Emails, Scott Moody, senior fellow, Illinois Policy Institute, CEO, State Budget Solutions, Town of Haverhill, N.H., Feb. 19, 2015
Here is the website I mentioned which does all 50 state comparisons of government workforce data.: http://www.keypolicydata.com/government-workforce-data/
I'm happy to answer any questions you may have about this.
When comparing IL to TX specifically, you can see in the graph below (taken from Key Policy Data) that TX has more state and local government workers than Illinois (16.5 per 100 private sector workers vs. 14.8). This is important because using the combined state and local numbers controls for differences in responsibilities between the state and local governments.
That said, Texas also have more state workers than Illinois and local government workers than Illinois--so the difference exists at both levels of government.
This data is drawn from the Bureau of Economic Analysis and includes full- and part-time employment. It is based on "per 100 private sector workers" not on a per capita basis.
On Thu, Feb 19, 2015 at 12:01 PM, Selby, Gardner (CMG-Austin) <firstname.lastname@example.org> wrote:
Why did the bureau or you decide to compare to private sector workers in the ratios?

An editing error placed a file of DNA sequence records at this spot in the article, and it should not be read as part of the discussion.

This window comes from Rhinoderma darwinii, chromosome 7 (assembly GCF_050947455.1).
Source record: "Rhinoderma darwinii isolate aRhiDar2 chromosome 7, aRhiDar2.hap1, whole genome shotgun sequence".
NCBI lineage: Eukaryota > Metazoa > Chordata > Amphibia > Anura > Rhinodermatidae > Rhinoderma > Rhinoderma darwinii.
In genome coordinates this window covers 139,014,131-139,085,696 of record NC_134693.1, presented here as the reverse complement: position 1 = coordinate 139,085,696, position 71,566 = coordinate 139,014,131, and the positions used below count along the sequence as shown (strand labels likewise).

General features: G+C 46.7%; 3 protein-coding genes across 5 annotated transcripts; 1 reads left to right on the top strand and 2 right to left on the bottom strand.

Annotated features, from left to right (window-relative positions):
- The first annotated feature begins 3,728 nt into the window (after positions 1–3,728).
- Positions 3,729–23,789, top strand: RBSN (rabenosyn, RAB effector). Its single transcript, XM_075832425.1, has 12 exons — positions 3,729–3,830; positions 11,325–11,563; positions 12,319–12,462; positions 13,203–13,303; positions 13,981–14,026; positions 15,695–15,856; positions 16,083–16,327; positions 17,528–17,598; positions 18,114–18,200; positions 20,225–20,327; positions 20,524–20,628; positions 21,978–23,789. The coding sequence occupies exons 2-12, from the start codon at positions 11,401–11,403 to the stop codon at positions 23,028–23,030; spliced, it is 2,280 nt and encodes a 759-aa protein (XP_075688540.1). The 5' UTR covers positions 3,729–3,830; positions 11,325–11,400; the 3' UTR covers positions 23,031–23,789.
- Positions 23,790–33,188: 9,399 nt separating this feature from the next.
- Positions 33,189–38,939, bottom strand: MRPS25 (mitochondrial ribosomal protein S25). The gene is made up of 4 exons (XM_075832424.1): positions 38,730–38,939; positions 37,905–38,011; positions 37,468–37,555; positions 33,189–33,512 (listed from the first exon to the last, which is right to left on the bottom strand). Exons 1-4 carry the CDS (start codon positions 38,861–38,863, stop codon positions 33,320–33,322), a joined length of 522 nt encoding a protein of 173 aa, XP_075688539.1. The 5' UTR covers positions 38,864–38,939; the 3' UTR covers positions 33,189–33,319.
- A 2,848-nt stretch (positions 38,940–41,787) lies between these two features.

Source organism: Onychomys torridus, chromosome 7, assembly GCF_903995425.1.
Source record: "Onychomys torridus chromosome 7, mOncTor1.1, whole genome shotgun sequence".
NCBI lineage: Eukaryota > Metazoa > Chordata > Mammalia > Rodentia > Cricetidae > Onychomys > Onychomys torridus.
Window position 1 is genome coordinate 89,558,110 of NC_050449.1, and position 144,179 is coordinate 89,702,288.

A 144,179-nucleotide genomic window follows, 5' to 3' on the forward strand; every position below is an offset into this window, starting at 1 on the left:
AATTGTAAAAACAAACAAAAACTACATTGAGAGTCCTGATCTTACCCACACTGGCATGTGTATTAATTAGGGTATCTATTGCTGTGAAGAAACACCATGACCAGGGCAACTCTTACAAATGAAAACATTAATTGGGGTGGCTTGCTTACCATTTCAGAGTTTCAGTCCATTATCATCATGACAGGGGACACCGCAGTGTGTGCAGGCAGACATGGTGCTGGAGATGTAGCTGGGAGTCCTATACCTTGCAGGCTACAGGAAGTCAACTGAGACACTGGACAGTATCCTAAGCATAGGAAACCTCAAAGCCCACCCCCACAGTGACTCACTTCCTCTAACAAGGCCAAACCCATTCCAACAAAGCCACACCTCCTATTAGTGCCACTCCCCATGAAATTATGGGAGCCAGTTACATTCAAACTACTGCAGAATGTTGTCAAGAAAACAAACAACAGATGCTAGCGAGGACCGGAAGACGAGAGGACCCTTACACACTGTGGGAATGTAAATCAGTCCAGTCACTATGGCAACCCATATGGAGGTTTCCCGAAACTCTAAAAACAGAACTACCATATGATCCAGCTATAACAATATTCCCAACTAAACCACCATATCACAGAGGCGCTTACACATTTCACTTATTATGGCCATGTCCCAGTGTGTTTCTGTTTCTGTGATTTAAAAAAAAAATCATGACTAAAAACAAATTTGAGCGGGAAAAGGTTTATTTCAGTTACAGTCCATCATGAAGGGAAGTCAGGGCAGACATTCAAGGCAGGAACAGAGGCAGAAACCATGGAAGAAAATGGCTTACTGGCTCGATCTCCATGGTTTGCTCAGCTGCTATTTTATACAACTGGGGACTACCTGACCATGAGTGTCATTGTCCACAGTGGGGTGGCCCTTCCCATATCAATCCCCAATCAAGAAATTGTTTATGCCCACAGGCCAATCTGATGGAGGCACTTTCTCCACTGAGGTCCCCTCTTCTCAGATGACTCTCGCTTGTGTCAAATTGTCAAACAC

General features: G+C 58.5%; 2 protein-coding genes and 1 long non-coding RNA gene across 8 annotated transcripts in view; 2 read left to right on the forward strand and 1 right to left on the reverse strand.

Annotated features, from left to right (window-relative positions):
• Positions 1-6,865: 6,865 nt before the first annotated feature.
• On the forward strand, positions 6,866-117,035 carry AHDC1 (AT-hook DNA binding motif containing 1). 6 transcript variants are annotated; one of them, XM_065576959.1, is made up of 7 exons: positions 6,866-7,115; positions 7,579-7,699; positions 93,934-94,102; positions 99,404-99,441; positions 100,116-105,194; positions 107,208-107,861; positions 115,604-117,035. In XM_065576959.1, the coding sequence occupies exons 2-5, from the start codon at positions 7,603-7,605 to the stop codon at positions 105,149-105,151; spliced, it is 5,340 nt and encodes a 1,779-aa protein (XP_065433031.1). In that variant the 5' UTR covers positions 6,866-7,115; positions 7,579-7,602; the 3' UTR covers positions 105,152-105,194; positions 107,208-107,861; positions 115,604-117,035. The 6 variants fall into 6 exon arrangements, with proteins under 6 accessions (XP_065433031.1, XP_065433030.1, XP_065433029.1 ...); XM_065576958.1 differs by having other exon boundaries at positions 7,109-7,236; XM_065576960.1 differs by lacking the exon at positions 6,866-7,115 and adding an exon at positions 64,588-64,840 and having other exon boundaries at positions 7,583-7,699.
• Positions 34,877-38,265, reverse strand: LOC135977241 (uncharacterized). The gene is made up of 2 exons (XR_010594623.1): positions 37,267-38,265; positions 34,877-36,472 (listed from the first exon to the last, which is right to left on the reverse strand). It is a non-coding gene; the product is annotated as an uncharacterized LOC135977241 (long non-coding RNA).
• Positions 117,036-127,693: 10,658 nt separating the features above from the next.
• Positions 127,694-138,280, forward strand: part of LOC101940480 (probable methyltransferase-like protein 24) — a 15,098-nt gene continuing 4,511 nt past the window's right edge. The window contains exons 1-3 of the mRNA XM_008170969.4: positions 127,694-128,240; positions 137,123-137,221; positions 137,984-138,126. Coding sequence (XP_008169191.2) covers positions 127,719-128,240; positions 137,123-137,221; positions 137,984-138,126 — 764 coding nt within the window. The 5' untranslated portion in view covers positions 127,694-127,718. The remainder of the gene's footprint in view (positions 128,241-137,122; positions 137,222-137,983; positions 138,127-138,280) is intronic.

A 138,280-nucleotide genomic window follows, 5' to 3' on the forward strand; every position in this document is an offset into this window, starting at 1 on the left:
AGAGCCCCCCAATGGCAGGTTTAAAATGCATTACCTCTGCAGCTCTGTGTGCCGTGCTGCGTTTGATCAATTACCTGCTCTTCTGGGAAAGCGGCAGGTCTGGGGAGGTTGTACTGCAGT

Also, it looks to me from this chart on your site like Texas has seen its ratio of stat workers to private sector workers plummet the past few years. Am I reading this right? I’m a little confused by mention of local government employment in the title line.
The generally accepted basis of comparison is to compare the size of the government workforce with the size of the private sector workforce because they both draw from the pool of labor. In the very short-term, hiring more government workers reduces the pool of labor for the private and vice-versa. This is an important dynamic that is lost in per capita comparisons.
The titles in the KPD charts are fixed so we use the broadest descriptions. To be sure of your selection criteria, always reference the legend so you are looking at just state government workers. So TX has seen a significant drop in their state governemnt employment ratio. I will look into the details to see why, but don't forget you also need to know what's going in the private sector as well . . . TX did quite well during the tech boom of the late 1990's.
Looking at the kPD data shows that the drop in the state government employment ration in the late 1990's was due to both a flat-lining in the growth of state government employment and a surge in private sector employment (likely a result of the tech boom).